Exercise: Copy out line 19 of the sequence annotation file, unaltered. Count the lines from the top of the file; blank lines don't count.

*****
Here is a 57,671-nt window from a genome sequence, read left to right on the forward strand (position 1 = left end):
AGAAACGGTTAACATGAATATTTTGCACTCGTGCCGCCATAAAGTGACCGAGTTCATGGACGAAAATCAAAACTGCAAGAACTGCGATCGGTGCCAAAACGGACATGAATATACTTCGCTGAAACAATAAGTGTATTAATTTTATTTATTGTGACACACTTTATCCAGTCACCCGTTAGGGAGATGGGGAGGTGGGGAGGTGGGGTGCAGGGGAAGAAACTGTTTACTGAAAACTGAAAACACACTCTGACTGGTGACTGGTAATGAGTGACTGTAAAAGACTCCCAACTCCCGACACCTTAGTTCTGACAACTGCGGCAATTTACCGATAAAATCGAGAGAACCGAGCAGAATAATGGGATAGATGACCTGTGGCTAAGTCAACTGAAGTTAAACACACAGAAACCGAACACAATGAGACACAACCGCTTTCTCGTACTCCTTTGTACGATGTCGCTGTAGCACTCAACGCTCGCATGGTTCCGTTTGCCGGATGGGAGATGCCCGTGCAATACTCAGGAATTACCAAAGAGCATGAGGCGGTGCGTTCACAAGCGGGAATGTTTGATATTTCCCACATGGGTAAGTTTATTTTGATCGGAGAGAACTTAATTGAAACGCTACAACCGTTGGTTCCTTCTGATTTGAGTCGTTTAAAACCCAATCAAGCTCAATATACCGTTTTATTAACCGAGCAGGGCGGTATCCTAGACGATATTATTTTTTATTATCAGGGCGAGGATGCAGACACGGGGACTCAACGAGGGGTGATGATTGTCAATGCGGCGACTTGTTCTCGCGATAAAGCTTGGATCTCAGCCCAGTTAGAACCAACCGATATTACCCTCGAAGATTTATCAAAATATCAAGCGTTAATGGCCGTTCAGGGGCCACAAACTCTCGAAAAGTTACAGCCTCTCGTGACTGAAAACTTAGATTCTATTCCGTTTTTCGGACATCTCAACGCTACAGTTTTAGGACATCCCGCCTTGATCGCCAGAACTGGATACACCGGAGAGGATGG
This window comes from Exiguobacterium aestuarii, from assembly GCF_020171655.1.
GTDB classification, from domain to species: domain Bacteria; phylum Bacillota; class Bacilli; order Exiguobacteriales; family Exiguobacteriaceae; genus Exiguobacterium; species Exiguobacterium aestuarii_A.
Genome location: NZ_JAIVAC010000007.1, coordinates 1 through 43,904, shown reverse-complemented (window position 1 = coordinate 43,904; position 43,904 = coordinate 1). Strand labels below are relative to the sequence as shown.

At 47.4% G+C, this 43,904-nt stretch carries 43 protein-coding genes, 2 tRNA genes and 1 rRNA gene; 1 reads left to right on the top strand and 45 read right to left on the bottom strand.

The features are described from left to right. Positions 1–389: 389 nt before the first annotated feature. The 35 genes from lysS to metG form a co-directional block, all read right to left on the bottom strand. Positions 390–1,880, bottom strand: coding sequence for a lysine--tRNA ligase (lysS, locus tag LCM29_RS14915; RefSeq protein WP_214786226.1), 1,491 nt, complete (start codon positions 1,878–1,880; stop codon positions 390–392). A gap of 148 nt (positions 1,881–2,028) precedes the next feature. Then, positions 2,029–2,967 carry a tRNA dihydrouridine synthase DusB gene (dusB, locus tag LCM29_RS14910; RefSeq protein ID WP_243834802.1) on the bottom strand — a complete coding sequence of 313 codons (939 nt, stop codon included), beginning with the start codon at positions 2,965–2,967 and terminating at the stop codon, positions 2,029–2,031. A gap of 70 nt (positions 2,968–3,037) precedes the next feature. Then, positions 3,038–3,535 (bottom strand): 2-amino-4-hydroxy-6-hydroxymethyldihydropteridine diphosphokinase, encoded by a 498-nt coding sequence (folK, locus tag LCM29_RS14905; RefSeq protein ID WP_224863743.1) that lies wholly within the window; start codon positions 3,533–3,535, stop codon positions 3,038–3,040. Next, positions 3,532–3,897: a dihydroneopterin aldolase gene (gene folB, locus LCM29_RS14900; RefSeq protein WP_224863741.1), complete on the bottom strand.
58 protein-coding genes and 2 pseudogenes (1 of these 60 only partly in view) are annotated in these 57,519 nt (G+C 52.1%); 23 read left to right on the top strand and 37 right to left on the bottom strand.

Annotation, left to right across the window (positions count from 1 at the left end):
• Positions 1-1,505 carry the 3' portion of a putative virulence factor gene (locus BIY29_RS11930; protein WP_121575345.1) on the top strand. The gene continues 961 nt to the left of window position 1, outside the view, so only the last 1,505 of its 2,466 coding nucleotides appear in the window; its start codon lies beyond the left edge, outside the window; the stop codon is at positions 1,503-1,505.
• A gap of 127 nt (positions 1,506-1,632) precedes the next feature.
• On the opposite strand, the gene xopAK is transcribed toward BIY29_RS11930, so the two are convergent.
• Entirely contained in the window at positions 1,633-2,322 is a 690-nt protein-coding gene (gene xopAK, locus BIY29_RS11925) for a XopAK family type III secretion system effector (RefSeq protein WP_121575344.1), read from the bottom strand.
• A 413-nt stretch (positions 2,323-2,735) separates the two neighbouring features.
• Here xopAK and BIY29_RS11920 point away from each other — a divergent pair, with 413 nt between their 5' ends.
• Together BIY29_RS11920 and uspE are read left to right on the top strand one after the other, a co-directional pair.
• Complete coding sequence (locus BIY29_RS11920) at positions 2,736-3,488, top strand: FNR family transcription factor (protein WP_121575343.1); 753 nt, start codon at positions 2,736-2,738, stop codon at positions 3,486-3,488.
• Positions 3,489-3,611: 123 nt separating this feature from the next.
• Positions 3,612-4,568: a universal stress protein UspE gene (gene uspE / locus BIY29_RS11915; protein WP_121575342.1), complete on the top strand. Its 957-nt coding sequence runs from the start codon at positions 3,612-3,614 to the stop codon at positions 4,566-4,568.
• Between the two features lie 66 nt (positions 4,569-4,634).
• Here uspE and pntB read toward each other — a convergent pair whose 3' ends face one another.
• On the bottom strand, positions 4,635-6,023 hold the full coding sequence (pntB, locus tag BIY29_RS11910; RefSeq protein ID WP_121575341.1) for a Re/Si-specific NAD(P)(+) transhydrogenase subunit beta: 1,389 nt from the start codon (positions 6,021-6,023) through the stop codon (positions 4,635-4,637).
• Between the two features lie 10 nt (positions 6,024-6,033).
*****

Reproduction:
• Positions 3,612-4,568: a universal stress protein UspE gene (gene uspE / locus BIY29_RS11915; protein WP_121575342.1), complete on the top strand. Its 957-nt coding sequence runs from the start codon at positions 3,612-3,614 to the stop codon at positions 4,566-4,568.